Main Street, Osgodby, Lincolnshire LN8
The oldest surviving church in use in the Diocese. A small and evocative house and chapel built soon after the passing of the Second Catholic Relief Act of 1791, but displaying a continuing and prudent reticence. The building has been altered, notably in the mid-19th century, but nevertheless retains a character redolent of a time when the Roman Catholic Church was emerging from the shadows.
The chapel is the oldest surviving church in use in the Diocese. It was built in 1793, two years after the passing of the second Catholic Relief Act. Mindful of local hostility, its external design is low-key, and the T-shaped building (priest’s house to the south, first floor chapel over kitchen in the north range) could be mistaken for a Georgian farmhouse. Before the building of the chapel, the small and scattered local Catholic population would have attended Mass at Claxby Hall, Kingerby Hall or (from
1782) at Market Rasen. The building of the chapel was instigated by Mary Tunstall (nee Markham), who was widowed in 1790 and was related by marriage to the Constable family of Burton Constable and the Heneage family of Hainton Hall. She gave £1045 towards the establishment of a mission close to the estates of her extended Lincolnshire family, and in 1792 the site at Osgodby (at that time at the end of the main street of the village) was purchased. Various members of the Young family of Kingerby Hall subscribed a further £1160.
Originally the house/chapel was L-shaped on plan. It was extended (in 1850, according to the list entry, or 1865, according to Bailey, p31) by one bay to the north – a straight joint in the brickwork is clearly visible on the rear, eastern elevation. The chapel interior was turned around at this time, with a new alabaster altar replacing the original wooden one and placed behind the triple arched opening built at the north end. At the time of the 1851 census, Mass attendance at Osgodby was between 40 and 50 (Bailey, 70), which would have filled the chapel.
At about the same time as the northern extension, the southern presbytery range was extended to the east, to form a T-plan. This range is now a separate residence.
In 1861 the chapel, held in trust by the Young family, was transferred to the Diocese of Nottingham, although the family continued to support the mission.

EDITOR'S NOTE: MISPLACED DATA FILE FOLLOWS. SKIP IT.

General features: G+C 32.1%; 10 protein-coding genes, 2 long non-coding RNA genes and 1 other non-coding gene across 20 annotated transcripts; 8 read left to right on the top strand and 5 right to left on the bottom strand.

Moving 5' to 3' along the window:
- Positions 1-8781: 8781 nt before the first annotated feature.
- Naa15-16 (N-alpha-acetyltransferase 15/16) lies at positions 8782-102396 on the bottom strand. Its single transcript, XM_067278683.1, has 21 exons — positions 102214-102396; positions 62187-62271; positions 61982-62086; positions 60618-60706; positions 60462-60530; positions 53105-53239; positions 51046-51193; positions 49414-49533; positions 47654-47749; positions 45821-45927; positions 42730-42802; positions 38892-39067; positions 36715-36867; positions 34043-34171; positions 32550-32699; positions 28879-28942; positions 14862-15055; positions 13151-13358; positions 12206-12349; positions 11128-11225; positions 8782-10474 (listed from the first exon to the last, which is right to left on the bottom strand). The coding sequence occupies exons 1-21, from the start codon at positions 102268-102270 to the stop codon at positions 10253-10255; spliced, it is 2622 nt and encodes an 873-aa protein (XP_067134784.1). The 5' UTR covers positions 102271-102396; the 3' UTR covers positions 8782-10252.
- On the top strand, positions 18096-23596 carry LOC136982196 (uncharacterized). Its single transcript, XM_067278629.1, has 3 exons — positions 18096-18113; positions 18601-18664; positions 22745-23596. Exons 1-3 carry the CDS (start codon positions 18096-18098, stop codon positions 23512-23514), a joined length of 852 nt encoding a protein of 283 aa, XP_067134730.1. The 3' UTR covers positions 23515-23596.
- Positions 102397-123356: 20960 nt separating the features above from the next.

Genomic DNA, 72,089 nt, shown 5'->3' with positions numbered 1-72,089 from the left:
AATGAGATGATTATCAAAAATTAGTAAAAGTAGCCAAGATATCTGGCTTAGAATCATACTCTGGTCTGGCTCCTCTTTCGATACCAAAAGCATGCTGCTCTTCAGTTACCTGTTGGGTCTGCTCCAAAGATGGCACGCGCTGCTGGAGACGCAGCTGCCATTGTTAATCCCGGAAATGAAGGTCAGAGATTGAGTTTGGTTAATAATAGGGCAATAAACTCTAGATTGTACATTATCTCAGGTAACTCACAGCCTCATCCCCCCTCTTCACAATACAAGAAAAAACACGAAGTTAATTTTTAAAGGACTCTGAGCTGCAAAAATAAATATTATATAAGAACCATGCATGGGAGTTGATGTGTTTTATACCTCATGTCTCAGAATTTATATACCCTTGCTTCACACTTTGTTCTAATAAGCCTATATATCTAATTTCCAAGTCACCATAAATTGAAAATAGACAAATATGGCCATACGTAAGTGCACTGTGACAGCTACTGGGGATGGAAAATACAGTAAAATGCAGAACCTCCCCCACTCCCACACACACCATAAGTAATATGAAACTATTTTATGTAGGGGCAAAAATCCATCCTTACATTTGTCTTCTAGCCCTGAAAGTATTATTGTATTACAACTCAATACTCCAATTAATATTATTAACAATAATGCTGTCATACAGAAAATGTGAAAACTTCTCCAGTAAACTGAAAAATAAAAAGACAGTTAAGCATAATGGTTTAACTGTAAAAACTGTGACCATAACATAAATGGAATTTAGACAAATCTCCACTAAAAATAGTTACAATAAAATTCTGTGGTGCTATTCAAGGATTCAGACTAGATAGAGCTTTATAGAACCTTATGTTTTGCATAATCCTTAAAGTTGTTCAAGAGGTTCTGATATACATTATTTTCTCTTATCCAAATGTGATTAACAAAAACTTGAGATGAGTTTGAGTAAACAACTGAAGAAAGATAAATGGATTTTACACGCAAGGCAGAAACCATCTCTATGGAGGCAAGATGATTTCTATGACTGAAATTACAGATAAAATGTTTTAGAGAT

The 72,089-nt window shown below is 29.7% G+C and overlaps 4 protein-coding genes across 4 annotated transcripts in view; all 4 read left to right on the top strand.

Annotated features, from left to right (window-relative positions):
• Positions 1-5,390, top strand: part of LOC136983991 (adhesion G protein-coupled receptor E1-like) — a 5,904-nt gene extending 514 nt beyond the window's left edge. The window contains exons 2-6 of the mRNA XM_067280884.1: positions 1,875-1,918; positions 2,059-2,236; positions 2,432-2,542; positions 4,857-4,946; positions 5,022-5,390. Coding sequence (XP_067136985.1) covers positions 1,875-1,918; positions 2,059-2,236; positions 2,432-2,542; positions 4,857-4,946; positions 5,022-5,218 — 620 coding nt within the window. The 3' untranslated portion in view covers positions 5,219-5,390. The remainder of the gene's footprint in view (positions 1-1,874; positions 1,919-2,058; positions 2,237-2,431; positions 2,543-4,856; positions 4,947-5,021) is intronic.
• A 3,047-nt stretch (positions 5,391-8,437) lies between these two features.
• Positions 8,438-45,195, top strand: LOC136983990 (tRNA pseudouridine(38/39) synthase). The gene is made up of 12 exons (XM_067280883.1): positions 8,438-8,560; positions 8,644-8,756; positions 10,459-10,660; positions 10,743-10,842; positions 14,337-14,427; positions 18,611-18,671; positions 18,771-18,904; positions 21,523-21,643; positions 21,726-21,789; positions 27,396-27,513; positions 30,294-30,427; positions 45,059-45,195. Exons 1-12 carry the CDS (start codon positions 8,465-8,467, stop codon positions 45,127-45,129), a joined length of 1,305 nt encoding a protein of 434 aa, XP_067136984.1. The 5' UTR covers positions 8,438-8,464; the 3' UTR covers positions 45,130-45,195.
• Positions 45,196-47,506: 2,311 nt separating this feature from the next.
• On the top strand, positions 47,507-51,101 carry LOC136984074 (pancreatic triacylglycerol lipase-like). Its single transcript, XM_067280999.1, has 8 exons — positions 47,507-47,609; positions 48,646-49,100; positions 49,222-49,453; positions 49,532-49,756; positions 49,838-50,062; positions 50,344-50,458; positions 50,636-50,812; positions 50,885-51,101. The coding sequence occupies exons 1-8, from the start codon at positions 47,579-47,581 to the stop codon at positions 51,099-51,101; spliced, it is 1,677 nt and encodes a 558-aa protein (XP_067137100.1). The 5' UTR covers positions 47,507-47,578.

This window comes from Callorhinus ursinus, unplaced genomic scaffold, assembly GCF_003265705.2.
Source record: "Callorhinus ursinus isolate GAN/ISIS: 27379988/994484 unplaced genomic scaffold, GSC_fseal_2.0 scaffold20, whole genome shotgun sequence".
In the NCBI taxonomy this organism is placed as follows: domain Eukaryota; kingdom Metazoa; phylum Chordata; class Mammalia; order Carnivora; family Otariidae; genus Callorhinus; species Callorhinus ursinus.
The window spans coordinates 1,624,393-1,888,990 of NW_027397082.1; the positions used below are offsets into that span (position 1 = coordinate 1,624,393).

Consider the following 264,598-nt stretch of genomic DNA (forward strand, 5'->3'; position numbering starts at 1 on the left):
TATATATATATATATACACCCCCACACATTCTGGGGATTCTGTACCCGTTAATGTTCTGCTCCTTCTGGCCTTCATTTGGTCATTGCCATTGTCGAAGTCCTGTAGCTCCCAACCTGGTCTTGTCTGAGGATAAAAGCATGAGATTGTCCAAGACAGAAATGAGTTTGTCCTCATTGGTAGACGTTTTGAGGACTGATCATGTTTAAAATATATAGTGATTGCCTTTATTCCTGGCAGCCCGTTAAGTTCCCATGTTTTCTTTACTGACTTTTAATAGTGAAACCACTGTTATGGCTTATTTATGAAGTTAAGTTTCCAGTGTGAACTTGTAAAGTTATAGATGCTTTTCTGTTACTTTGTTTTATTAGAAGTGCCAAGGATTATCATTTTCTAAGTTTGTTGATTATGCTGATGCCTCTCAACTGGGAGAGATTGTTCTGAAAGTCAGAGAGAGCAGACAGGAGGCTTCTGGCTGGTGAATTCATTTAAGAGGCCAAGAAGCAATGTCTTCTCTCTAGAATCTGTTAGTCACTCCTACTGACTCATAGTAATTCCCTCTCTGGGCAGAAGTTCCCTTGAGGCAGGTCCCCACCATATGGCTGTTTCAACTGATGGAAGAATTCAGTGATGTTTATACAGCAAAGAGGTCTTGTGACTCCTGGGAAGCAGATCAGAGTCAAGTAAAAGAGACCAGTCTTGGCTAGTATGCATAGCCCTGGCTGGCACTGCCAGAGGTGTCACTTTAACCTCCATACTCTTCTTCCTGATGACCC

In 1976 the chapel was listed. Used only once a month for Mass, the Diocese was considering closure, but the listing ruled out demolition as an option. Instead, in 1982 a charitable trust, the Friends of Osgodby Chapel, was established to restore and maintain the building. Internal redecoration was carried out by students from Lincoln College of Art. The chapel is now a chapel of ease, served from Market Rasen.
The building is orientated north-south, and this description follows compass points rather than conventional liturgical orientation.
The building is fully described in the list entry (below), but some amendments and corrections are in order.
Since the time of the listing, the altar has been moved back to the mid-19th century bay at the north end of the building. The two Gothic doorways on either side of the original sanctuary mentioned in the list entry (one to the presbytery and the other to the sacristy and a confessional) were not evident at the time of the writer’s visit, although there are still curtains where they once were.
Early photographs (e.g. Bailey, p33) show a barrel vaulted ceiling, but the present ceiling is flat below the collars.
The list entry describes the seating as 19th century, but there are three types of pew, of early Georgian, late Georgian and late 19th century character; Bailey suggests (p88) that the earliest pews may have come from the chapel at Kingerby Hall.
The two stained glass windows on the west wall mentioned in the list entry depict the Crucifixion and St Helena, discoverer of the True Cross. The list entry dates these to 1890 but Bailey (p31-2) suggests somewhat more plausibly that they are earlier than that (they are in the painterly manner of William Wailes) and that they were brought here from Market Rasen when that church was largely rebuilt in 1868. Their subject matter would have been appropriate at Market Rasen, which was dedicated to the Holy Rood.
Furnishings of note which are not mentioned in the list entry include:
• At the south end, in the original sanctuary, a 19th century triptych copy of Rubens’ Descent from the Cross
• Below this is a painting of the Last Supper, said to be by Luca Giordano, and possibly from the 1780s chapel at Market Rasen (Bailey, 85)
• A statue of St Joseph, presented by John Young in 1864
• Between the two stained glass windows, covered by a curtain, is an Italian chalice veil, said to be of 17th century date (Bailey, 87)
• At the southern end, and no longer in use, is a timber altar, its mensa the original one of 1793. It is of solid mahogany.
Original Date: 1973
Conservation Area: Yes
Listed Grade: II